“More than anything else, belonging is about finding a sense of our own place in the world”
Childhood is measured out by sounds and smells and sights, before the dark hour of reason grows. - John Betjeman. This perception is evident in “The Boy in the stripped pyjamas” By Mark Herman. This metaphorical quote, as well as finding a sense of place in the world in which one belongs, is explored through the eyes of Bruno, an innocent eight-year-old living in pre-war Germany. We witness a forbidden friendship between Bruno and a Jewish boy, Shmuel. Though a barbed wire fence separates them physically as their lives become inevitably intertwined.
“The Boy in the Stripped Pyjamas” reveals how belonging can enrich one’s interactions with people, places and communities. This would subsequently portray how acceptance and understanding may be obtained through the enrichment of belonging. The character of Bruno has been establish to enable the viewer to view what is happening through the eyes on an eight-year-old whom through his innocence is confronting a different approach towards belonging.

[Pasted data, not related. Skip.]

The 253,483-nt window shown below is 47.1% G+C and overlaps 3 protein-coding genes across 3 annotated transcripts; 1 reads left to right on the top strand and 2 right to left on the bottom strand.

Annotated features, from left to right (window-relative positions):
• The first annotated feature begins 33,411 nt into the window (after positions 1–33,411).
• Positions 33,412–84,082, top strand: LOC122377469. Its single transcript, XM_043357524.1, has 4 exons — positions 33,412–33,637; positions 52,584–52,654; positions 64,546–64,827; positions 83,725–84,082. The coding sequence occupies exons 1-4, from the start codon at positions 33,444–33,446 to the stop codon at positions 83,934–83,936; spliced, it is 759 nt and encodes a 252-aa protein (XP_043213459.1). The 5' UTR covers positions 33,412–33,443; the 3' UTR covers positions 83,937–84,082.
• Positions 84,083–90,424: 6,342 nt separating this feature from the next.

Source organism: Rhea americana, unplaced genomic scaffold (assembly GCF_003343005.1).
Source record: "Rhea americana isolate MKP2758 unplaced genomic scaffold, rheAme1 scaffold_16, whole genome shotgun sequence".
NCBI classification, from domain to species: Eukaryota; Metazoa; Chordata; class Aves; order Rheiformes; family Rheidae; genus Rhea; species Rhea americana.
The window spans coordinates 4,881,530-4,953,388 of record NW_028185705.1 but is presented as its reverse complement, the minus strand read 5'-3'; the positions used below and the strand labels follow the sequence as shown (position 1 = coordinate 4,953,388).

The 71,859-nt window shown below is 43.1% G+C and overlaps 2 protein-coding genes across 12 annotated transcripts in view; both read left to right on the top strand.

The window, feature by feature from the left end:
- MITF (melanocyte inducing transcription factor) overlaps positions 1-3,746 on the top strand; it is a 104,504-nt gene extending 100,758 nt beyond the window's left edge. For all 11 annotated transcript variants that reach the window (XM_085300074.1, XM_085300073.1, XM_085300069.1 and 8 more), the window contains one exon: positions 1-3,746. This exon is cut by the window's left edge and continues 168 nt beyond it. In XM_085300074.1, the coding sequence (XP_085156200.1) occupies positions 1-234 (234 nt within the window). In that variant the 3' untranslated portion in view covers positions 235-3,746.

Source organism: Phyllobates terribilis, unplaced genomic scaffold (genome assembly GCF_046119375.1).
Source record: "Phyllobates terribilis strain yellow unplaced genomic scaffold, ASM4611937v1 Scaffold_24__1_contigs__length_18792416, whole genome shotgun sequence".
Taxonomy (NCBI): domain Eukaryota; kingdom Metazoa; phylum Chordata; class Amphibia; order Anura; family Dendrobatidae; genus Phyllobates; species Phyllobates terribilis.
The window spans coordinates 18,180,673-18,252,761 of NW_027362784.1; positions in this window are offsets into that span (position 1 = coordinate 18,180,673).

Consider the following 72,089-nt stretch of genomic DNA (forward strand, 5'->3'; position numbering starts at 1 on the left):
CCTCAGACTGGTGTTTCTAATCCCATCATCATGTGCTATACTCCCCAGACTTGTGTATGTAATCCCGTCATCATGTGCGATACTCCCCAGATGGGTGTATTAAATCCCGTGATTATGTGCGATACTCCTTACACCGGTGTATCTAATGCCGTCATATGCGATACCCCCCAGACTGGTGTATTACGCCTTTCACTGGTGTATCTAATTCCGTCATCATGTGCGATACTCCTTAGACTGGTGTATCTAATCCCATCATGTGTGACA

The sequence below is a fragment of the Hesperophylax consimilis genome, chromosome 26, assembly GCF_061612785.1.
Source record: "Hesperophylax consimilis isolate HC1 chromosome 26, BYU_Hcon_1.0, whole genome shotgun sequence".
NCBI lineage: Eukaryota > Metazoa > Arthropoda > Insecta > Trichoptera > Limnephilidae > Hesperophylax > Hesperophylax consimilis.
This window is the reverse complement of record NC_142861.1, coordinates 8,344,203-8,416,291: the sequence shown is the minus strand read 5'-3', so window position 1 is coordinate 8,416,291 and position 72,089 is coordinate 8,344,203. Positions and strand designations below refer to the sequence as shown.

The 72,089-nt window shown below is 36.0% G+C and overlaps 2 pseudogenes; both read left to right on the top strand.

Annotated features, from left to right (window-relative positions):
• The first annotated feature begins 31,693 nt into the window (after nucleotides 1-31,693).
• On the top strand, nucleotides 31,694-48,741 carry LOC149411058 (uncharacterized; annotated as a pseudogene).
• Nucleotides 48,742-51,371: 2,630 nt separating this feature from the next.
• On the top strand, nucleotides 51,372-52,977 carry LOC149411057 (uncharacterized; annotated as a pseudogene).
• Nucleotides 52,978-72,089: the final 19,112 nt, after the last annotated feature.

Bruno shifts from his home at Berlin, a place of security where he as developed a strong connection towards it. His sense of connection is due to his three friends; here a parallel montage is used to show two events; Bruno playing with his friends and things getting removed from the house. Hence Bruno’s life alters as he leaves his warm and loving neighbourhood, where he belongings and establishes his sense of place in the world to the countryside, a house in the middle of nowhere, that is cold and not like home. As children are resistant to change at first, Bruno’s attitude to where he moves is negative; this is shown through the repetition of “I want to go home”. A close up is also used as he sits on the stairs, with the bars of the stairs in front of him; this is symbolic as it represents a barrier of disconnection from Bruno belonging to his new home. Although he is told,...
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